Health-care experts say that twelve months of postpartum coverage is essential—and far preferable to the six months the Senate approved last session. “Pregnancy is a crucible: it uncovers problems that may come up in the future,” Ortique, the MMMRC chair, said. “You may have been diagnosed with pregnancy-associated diabetes, but it’s not until twelve weeks or so after delivery that we might realize you have chronic diabetes now—but by then you’re close to losing coverage.”
Ortique’s committee helps legislators come up with policies like SB 73—but it’s hampered by onerous regulations such as redaction requirements. HB 663, with its focus on data gathering, aims to change that. The MMMRC releases a report every two years with findings and recommendations drawn from data on how many Texans die or develop health problems related to pregnancy and childbirth. But those reports are always outdated; this year’s, released in December, is based on 2019 data, meaning that information about how the pandemic and the abortion ban have affected maternal health has still not been studied. “We have this antiquated way of combing through records,” said Democratic state representative Shawn Thierry of Houston, who filed HB 663. “The data almost becomes moot because it’s so old.”
The biggest hindrance is the time-consuming process of acquiring maternal health data in Texas.
There is no continuous data reporting from hospitals across Texas; instead, the Department of State Health Services periodically requests data on maternal death and illness from individual hospitals around the state. Once DSHS receives hospital records—which can be thousands of pages long—those records have to be redacted to remove details identifying hospitals and particular nurses and doctors. That’s because of the Texas Nurse Protection Act, which requires nurses to report hospitals and providers to the state if they observe subpar care. Under that law, nurses who sit on the MMMRC, or who work at DSHS, would be required to report if they read hospital records that indicate poor care, which would take a lot of time and potentially make hospitals skittish about recording thorough data.
The redaction process often takes months. Once it’s done, the data are passed off to the University of North Texas, which creates a case summary of the records, condensing the salient information into something the committee can review. Finally, the committee receives the data and can begin its work. The committee members argue that this cumbersome process is unnecessary. Ortique noted that every member of the committee is vetted by DSHS and required to sign a nondisclosure agreement. And it’s unusual, she said, for nurses who participate in peer-review activity to be required to report to the state.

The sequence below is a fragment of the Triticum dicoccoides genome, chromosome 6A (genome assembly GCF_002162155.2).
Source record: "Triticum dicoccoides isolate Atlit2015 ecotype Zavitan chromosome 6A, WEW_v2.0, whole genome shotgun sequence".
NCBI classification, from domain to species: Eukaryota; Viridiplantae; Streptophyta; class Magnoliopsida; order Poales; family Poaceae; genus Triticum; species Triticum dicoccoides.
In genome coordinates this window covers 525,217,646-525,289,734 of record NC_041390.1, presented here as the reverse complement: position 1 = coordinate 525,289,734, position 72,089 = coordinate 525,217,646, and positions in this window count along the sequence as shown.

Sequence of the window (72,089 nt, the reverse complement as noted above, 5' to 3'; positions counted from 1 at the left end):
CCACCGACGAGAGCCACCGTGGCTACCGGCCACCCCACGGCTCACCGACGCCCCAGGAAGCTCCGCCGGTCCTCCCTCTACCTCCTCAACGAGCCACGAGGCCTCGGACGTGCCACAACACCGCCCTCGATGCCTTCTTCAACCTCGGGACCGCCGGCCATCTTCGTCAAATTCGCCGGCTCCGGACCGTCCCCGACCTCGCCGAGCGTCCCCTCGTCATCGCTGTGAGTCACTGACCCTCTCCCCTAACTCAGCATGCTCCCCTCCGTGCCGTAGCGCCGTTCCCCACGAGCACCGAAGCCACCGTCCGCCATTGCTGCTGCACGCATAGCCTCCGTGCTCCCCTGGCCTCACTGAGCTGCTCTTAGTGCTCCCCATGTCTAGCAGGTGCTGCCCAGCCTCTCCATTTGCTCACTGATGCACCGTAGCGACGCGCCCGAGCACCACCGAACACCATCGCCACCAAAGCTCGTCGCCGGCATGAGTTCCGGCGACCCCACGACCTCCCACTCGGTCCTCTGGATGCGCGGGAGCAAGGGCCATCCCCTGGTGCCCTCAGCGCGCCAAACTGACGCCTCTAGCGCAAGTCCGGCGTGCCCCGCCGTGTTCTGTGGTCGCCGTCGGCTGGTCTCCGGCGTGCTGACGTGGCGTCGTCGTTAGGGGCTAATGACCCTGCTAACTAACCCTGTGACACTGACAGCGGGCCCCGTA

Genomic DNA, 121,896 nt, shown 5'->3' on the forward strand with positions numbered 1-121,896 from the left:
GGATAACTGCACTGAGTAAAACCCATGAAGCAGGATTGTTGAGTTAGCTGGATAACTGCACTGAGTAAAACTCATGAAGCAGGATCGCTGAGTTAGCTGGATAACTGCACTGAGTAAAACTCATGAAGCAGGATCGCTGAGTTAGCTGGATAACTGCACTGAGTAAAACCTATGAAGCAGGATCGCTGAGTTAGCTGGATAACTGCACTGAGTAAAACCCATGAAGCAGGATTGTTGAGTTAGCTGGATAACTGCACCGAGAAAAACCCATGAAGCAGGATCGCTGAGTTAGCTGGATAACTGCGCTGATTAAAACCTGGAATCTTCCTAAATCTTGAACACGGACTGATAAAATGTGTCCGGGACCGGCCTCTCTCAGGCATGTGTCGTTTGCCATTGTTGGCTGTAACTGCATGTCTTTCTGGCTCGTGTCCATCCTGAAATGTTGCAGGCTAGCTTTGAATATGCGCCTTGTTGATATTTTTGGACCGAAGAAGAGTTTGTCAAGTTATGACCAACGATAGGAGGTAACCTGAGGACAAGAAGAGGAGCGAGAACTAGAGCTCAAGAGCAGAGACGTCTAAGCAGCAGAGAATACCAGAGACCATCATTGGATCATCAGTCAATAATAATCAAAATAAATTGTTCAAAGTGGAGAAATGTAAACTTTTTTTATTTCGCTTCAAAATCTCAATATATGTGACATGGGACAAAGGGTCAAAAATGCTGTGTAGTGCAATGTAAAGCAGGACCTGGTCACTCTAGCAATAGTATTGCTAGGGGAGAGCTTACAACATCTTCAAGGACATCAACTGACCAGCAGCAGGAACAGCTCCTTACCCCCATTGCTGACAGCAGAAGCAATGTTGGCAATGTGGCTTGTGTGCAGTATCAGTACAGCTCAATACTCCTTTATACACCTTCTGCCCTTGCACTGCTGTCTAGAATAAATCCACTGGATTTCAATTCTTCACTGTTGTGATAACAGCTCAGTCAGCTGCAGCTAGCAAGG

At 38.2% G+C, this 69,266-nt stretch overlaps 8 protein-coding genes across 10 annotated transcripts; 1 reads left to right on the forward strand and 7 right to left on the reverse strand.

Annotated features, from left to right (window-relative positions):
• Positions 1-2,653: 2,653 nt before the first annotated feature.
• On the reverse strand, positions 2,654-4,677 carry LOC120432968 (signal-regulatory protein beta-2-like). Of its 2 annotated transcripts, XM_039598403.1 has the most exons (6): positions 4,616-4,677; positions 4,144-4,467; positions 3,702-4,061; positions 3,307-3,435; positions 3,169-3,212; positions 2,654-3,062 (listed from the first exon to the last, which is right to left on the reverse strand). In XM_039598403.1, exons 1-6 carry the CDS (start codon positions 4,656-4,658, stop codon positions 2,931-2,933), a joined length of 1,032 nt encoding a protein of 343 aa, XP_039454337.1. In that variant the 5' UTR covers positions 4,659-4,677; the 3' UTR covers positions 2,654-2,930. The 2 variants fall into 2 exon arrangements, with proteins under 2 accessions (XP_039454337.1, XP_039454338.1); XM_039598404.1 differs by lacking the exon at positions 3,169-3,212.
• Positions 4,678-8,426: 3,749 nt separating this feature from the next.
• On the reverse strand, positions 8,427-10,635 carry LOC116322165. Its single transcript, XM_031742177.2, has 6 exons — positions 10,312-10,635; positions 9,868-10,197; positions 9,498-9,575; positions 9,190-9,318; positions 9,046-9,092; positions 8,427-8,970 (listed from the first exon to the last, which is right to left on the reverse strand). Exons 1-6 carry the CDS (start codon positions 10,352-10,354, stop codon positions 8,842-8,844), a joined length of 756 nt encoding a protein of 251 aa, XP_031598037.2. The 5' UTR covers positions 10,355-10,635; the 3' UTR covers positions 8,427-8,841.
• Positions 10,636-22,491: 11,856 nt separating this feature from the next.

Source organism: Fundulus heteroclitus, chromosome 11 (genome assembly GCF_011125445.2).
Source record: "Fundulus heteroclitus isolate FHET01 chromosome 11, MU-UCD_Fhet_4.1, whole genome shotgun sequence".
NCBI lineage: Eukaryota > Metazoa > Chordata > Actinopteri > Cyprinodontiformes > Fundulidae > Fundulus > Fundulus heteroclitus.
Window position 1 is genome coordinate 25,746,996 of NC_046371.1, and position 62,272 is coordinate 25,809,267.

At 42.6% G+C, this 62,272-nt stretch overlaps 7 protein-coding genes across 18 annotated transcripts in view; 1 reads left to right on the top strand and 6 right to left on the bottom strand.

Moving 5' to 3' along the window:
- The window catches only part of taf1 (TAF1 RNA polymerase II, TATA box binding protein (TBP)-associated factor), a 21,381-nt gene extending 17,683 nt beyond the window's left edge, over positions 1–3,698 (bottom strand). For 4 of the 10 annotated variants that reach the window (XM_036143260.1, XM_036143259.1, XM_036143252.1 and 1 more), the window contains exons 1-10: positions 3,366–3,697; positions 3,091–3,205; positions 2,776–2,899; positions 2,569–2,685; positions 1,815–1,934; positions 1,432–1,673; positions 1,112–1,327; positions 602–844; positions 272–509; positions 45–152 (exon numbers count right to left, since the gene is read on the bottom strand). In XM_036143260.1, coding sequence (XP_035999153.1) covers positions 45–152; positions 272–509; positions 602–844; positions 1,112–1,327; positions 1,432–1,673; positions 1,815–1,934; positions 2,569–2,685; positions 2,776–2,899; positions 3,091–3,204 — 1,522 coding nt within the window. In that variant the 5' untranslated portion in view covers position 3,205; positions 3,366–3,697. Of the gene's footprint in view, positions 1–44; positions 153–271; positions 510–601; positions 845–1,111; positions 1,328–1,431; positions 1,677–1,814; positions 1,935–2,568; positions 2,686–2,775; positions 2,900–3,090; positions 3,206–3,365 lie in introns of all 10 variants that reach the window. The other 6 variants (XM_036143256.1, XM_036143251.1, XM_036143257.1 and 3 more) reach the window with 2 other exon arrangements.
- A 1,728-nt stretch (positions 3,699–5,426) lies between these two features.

Thierry’s bill would streamline the process by creating a statewide database for maternal mortality and morbidity data, and eliminating the reporting requirement for nurses on the committee. The time-eating redactions would no longer be necessary. Thierry said she has strong bipartisan support for her bill. But this is the third session in which she has filed similar legislation, and the bills have yet to make it to the House floor. In 2021, Thierry’s bill was voted out of committee and placed on the House calendar late in the session, but amid the flurry of last-minute legislation that characterizes the Lege, it didn’t reach the floor in time. “Had we had fifteen more minutes last session, we would have had a vote on that bill,” Thierry said.
Until the system is reformed, delays in data access will continue to impact policy decisions. Usually, the biennial report comes out in September—well ahead of both the November elections and the upcoming Lege—but this year, the report (on 2019 data, no less) was late. In September, the Texas Department of State Health Services announced that the report would be delayed until June, after the legislative session ends, contending that the committee hadn’t reviewed enough data to publish its findings. Members of the committee pushed back, arguing that the remaining data was minimal and would not impact their recommendations. “Suppressing and withholding data that does not make us look good is dishonestly burying those women [who have died],” Wilson said at a December 9 committee meeting.
Shortly after, interim DSHS commissioner Dr. Jennifer Shuford announced the report would be released ahead of the legislative session; it came out on December 15. The report found, as it had in previous years, that nearly all of the pregnancy-related deaths in the state were preventable. But for the first time, the committee flagged racial discrimination as a cause of maternal death and illness—particularly when it comes to hemorrhage.
In previous reports, the committee had detailed new protocols to safely treat hemorrhaging, which persists as the leading cause of maternal death in the state. Ninety-seven percent of hospitals statewide had implemented the protocols by 2019, the committee found, reducing maternal mortality—with one exception. For Black women, the rate of hemorrhaging after childbirth actually went up. “It’s discouraging, and it’s telling us that we need to look somewhere else,” Wilson said. The protocol “is working for everyone else, but not Black women? So, what is happening?” About 63 percent of Black women in Texas are on Medicaid when they give birth, which is more than double the percentage of white women who rely on Medicaid coverage during and after pregnancy. (Wilson had private insurance when she gave birth in 2016, but with her other two pregnancies she was on Medicaid.)
At a December 9 committee meeting, Wilson spoke frankly about her fears if she were to become pregnant again. She’s aware that her risks of serious complications or death from pregnancy are significantly higher as a Black woman in Texas. But now she no longer has any real say over whether or not she continues a pregnancy. “The walls are closing in on us,” she said. “We are staring down the barrel of a gun.”